6. The emergence of IT-enabled educational models such as (i) the availability of world-class content from top universities, (ii) the availability of content at low cost due to the use of digital formats, (iii) the possibility of new rich educational content, etc.

All these point to three fundamental shifts for society:

1. The knowledge-ization of work reveals itself at three levels:

2. The growth in ‘knowledge participation’ in society reveals itself as:

3. The evolution in educational models in society is revealing itself at three levels:

The Journey of the Knowledge Society thus far – 


What we have described thus far is the “access revolution” – access to information and knowledge that gradually transforms: how people work, take decisions, and interact with each other, and so on. These shifts are themselves breathtaking in their scope and impact.

But there is a second, deeper, and more profound aspect of the knowledge revolution that is slowly unfolding in the world. This aspect refers not to the availability and use of information and ideas, but instead refers to how people are assimilating these ideas and thereby transforming their vision of life, their notions of purpose, meaning, fulfillment, and contribution.

These two areas of evolution of the knowledge society will be better understood when we consider the following model, which Swami Ranganathananda proposed about 40 years back:

In the light of this model, we can classify knowledge into types – functional knowledge and being-level knowledge.

Knowledge when connected to the function dimension of the personality is perceived and interpreted in the context of an external or objective reality. It takes on the form of data, information, and analysis, and may be called functional knowledge.

Knowledge when connected with the being dimension of the personality takes on the form of individual vision, meaning, purpose, fulfillment. It can be called being-level knowledge.

These two types of knowledge – function-level knowledge and being-level knowledge have, in previous centuries, been distinct and unconnected. The West has been relentlessly focused on the access, comprehension, and use of functional knowledge, while the East has been largely focused on the inner transformation and development of being-level knowledge.

This is about to change.



As the knowledge society unfolds, we are beginning to see a new vision of knowledge – built around a harmonious integration between functional knowledge and being-level knowledge.

This harmonious integration is a product of assimilation of ideas. Indeed, Swami Vivekananda set the frame for this synthesis when he said that:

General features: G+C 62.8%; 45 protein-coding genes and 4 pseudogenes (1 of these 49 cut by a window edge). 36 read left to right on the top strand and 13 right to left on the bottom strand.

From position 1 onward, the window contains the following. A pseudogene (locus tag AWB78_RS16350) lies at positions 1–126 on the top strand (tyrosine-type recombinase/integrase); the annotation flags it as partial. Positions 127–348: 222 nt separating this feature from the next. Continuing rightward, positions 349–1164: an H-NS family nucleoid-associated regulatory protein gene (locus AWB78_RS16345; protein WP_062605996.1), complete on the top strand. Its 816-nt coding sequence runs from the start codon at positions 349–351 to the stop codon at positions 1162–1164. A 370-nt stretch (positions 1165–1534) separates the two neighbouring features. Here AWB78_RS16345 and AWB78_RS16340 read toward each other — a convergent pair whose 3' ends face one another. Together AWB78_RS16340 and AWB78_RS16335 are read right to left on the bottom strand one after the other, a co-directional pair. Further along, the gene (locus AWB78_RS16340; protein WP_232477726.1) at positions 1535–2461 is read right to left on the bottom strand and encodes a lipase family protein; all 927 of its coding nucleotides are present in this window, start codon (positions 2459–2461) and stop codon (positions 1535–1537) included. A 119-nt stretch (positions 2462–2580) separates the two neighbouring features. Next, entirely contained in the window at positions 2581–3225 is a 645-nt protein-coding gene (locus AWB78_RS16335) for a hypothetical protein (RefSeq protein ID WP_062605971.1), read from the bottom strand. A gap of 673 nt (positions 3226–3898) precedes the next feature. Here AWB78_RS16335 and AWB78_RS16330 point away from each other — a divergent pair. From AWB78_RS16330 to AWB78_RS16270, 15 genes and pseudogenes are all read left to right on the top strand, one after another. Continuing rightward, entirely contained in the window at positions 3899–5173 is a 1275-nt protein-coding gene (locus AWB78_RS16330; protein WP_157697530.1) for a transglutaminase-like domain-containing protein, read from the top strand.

Education is not the amount of information that is put into your brain and runs riot there, undigested all your life. We must have life-building, man-making, character-making, assimilation of ideas. If you have assimilated five ideas and made them your life and character, you have more education than any man who has got by heart a whole library. If education is identical with information, the libraries are the greatest sages in the world, and encyclopedias are the Rishis.

It is this vision that has silently begun to unfold in society.

The first manifestation of this vision is a growing recognition that access to knowledge must be accompanied by three critical and concomitant changes:

(i)  A shift in the way individuals think and learn

(ii) An appreciation of the purposes and goals to which this knowledge is applied

(iii) A shift in the Man’s engagement with work

A shift in the way people think and learn

For long it has been assumed that the only way to deal with information and knowledge is by collecting, collating, analyzing and deriving insights from knowledge. This has led to an empirical/ experimental view of knowledge deriving from the days of Francis Bacon and other Enlightenment Thinkers.

Organizations and individuals have now begun to recognize that unlimited access to knowledge does not necessarily help them think better, or find solutions to the challenges they face, or even more important, find meaning or purpose in whatever they do.

Thus, in the past few years, altogether new ways of thinking and working with knowledge have begun to emerge. These methods, currently classified as design thinking, solution thinking, etc., do not begin with functional knowledge (i.e., data & information), but instead with being-level knowledge – i.e., what purpose do I seek to accomplish in my life or what contribution I seek to make. The function-level knowledge that helps me organize, synthesize, and “construct” answers or approaches that serve my being-level requirements follow.

This shift in primacy from function-level knowledge to being-level knowledge is resulting in altogether new ways of dealing with available knowledge in the world.

A shift in “quality” of the purposes to which knowledge is applied